Brief History Of Tarot Cards

There are many different theories of where Tarot Cards first originated. Some Occultists claim they date back to Egypt; others say to a secret cult in North Africa from the 13th Century. There are even claims that the cards originated from Atlantis; also China, India and Persia. Playing cards were used in India and Africa, but it is doubtful that they were used as Tarot Cards, as these countries have no direct influence on the Tarot.

What is definitely known is that the cards surfaced in Italy in the 14th Century, and were mainly used in a gambling game called Tarrochi. Modern 78 card decks are based on the Venetian Tarot.
There are many and varied opinions of how the cards worked, the main theory linking the Hebrew mystical symbol of the Cabala, which has strongly influenced the way the way the cards are understood and used today.

In 1888 an Esoteric Society was founded called "The Order of the Golden Dawn". A number of famous people of the time were members, including Bram Stoker and W.B Yeats. According to The Order of the Golden Dawn Society, the Tarot Cards were the key to all other forms of Divination.
Two of the Society's most famous members were A.E Waite and Pamela Colman-Smith, who together designed the famous Rider-Waite pack in 1910. These cards and the accompanying book have been one of the strongests influences and most packs are based on the symbolism in their design today.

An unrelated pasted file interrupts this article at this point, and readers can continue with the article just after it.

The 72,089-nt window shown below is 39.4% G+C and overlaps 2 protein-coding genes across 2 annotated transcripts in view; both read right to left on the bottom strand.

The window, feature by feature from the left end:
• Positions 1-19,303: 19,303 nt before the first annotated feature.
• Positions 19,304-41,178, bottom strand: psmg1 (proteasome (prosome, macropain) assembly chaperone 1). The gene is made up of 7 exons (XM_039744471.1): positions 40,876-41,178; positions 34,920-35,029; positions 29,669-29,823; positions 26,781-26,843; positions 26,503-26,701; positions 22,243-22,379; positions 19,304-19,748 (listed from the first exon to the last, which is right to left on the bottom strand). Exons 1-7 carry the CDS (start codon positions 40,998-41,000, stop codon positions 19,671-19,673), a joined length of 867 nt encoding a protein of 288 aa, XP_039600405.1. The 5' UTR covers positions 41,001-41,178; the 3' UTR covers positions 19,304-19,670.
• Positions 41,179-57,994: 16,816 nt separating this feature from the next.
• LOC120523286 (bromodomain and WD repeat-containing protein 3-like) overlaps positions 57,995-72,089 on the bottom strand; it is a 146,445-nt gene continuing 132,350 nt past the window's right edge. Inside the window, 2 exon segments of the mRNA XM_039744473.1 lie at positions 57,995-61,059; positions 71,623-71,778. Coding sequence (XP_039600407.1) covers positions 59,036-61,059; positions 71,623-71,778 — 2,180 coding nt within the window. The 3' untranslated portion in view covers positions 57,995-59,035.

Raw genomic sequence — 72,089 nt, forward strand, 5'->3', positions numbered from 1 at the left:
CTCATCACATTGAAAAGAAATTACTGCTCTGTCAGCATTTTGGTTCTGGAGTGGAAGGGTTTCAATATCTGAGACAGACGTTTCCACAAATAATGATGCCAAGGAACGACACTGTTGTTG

The pack on which the Rider Waite Tarot was based, were designed for the powerful Italian Visconti family in Milan. Seventy Four of the original cards are still held in a museum there. The Visconti family crest is rather gruesome, it depicts a serpant coming down from the hill above the village and taking a child away in its mouth - it is still used today on the Alfa Romeo car badges. This tale probably helped to create some of the fear and superstition linked to the Tarot.

Another strong influence of the Tarot, and someone who helped to create a lot of superstition associated with the cards, was Aleister Crowley. His most famous publication, "The Book of Thoth", made a marked impression on peoples opinions. Because Crowley practised Black Magic and was by all accounts quite a sinister man, he bred fear into many people. "The Crowley Pack" still stirs up mixed reactions.

Considering how long they have been in use, the Tarot Cards have adapted very well to the changing times and are still a very helpful tool for Divination.


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